Don’t you want to be fair-skinned like Beyoncé?
I was at an African beauty store in Paris, France and the shopkeeper was trying to convince me to buy a skin-lightening cream.
“I’m fine thanks, I don’t bleach my skin”, I responded.
“Well you should, it would make you look fine”, the Senegalese shopkeeper responded, a wide toothy grin on her face.
I shook my head and continued browsing the haircare products in front of me. The shopkeeper turned to attend to an incoming customer, who had an unusual orange-pink complexion. It didn’t look natural.
I overheard them talking about their beauty routine. They both bleached their skin and were looking to procure glutathione lightening intravenous injections from South Korea.
“It’s irreversible, once you get one of those injections, you get whiter. You can go in the sun and you won’t get dark ever again”, the shopkeeper said enthusiastically.
“Oh, that sounds like the dream. Imagine looking like Beyoncé, Rihanna, or the Duchess of Sussex! Oh, if only I can get a few of those injections. My husband likes me fair, I can’t afford to be a darkie if I want to keep him,” the customer responded.
I listened to the conversation, not really surprised by what I had heard. Colorism, which is a belief between certain black and brown people that the lighter you are the more superior, beautiful or successful you are, teaches black and brown people to hate their melanin and encourages them to eliminate and hide it as much as possible. These are not the people that will tell you that black is beautiful.
Like in most African beauty stores I had ever entered, over 40 percent of products in the store were skin-lightening creams. Some contained known carcinogens and yet they were the top sellers in these stores. On one particular occasion, I even heard a young mother asking for a bleaching agent to lighten her six-month-old baby. I was shocked.
As per the International Journal of Women’s Dermatology
: “Skin bleaching became a popular cosmetic practice in many African countries in the 1950s (Sagoe et al., 2019
). Up to 75% of women in Nigeria (Dadzie and Petit, 2009
, Dlova et al., 2015
), 60% in Senegal (Blay, 2011
), 50% in Mali (Baxter, 2000
), and 30% in Ghana are estimated to use bleaching creams regularly, with similar rates in other African countries (Lartey et al., 2017
, Mckinley, 2001
). Throughout the continent, both men and women are frequently targeted with marketing campaigns showing public figures who bleach their skin (Owusu-Agyei et al., 2020
). Consequently, individuals claim that lighter skin makes them attractive and increases their career opportunities (Dlova et al., 2015
, Yusuf et al., 2019
This obsession for lighter skin is concerning, and as a sociologist, what intrigues me most, is what lies behind it. Why do some black and brown people hate their skin color so much? Skin lightening cuts across all strata of society — it’s not just the poor and uneducated bleaching their skin, rich and highly educated people do it too. I have often asked myself what can push huge swathes of people to engage in a dangerous activity that can curtail their lives?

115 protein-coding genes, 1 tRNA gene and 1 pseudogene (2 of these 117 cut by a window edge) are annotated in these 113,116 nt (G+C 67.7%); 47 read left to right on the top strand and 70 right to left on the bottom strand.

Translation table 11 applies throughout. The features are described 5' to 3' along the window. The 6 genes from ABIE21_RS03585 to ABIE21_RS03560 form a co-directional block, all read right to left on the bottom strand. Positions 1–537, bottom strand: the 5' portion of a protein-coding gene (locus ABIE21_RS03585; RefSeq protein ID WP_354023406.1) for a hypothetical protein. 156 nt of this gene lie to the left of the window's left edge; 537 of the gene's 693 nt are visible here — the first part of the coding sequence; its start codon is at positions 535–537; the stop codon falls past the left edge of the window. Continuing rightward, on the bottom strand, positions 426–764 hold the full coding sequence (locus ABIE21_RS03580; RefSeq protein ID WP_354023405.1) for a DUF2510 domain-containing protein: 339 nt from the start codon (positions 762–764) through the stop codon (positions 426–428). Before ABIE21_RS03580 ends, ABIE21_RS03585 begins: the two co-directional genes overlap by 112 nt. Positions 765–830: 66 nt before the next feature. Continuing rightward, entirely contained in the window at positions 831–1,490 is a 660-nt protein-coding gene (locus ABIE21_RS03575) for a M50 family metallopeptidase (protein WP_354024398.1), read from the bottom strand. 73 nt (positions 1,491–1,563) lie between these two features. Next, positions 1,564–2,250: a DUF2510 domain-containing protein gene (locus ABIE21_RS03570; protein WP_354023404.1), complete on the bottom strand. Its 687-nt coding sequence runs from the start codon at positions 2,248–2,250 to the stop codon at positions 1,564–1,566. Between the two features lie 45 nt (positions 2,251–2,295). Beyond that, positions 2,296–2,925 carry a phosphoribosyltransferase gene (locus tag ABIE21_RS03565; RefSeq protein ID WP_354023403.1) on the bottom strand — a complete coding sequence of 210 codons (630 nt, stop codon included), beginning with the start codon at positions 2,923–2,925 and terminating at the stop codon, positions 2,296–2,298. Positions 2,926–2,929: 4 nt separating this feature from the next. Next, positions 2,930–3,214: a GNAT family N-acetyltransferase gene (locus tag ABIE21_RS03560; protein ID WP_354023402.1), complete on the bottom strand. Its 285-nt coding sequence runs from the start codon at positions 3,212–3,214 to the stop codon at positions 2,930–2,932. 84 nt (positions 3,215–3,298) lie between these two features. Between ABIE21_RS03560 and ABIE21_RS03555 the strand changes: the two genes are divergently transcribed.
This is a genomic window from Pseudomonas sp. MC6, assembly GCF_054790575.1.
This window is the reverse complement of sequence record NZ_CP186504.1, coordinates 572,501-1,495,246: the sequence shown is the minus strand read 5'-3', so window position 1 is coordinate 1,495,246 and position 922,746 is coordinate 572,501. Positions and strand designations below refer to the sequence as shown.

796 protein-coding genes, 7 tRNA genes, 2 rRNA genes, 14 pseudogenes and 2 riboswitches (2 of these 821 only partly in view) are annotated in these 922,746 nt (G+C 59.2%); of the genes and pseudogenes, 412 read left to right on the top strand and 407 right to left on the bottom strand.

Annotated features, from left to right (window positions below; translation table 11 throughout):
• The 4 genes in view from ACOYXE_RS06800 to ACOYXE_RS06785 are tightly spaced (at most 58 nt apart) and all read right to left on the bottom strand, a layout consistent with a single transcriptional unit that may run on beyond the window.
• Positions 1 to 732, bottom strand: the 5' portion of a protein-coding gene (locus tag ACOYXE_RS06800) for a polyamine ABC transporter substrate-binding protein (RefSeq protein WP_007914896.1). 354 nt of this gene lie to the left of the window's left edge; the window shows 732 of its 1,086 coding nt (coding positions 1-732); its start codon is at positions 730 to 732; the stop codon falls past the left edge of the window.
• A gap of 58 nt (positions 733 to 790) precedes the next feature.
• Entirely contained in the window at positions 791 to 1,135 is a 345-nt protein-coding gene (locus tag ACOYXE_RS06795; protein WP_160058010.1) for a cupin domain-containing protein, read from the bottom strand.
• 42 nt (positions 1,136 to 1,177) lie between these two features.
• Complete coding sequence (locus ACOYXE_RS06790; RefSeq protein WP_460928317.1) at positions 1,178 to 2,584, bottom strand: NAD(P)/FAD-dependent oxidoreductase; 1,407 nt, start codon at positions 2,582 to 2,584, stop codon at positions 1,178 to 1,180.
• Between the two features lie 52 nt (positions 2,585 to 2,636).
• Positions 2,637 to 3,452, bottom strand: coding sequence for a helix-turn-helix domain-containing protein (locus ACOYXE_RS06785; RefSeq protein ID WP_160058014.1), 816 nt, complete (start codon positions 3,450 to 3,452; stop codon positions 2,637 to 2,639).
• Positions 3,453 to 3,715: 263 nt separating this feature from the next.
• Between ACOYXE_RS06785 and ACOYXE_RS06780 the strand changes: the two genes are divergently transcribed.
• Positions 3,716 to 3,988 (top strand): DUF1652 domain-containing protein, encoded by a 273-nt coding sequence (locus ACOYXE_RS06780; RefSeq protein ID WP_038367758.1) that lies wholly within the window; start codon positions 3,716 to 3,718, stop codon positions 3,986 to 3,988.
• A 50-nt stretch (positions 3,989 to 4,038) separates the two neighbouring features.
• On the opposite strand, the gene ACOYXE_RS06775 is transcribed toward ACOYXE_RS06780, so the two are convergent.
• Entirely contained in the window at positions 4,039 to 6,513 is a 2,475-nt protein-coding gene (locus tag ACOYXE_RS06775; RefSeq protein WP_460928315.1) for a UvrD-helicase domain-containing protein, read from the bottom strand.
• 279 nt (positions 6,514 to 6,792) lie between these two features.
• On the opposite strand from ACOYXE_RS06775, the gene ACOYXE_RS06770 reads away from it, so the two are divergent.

It seems that people that engage in this see blackness as ugly or undesirable. They have internalized a white supremacist ideology that blackness isn’t beautiful, and hence they try to lighten their blackness to get rid of it. You see, when Mum and Dad bleach themselves and their kids, this perpetuates a dysfunctional vicious cycle and hatred of blackness.
Recently, actresses like Viola Davies
and Lupita Nyong’o
have come out to describe how they were discriminated against because of their darker hues. It must not have been easy to get to the top with racism and colorism stacked against them. It’s encouraging to see that despite these obstacles, these actresses have made it. It goes to show that society is changing and becoming more accepting of blackness, but there is still much work to be done.
As per the International Journal of Women’s Dermatology: “South Africa became the first country in the world to ban skin bleaching products and was recently joined by Rwanda, Cote d’Ivoire, Tanzania, Kenya, and Ghana (Thomas, 2012
). Despite these restrictions, patients are still able to obtain products from street vendors and cosmetic shops, avoiding bans or regulatory constraints (Dadzie and Petit, 2009
, Dlova et al., 2015
It is clear that colorism — an intimate bedfellow of racism, is deeply rooted within black and brown communities, and the only way to get rid of it is through education. Black and brown people cannot continue to define their beauty and their worth against whiteness.
Of course, the media also has a role to play in portraying blackness in a positive light. Centuries of white supremacy have opposed white and black in a binary dynamic whereby white is seen as virtuous, pure, and beautiful, and black is seen as the opposite. This type of bias needs to stop because the reality is simple: we are all beautiful regardless of our different hues.
Thanks for reading my perspective.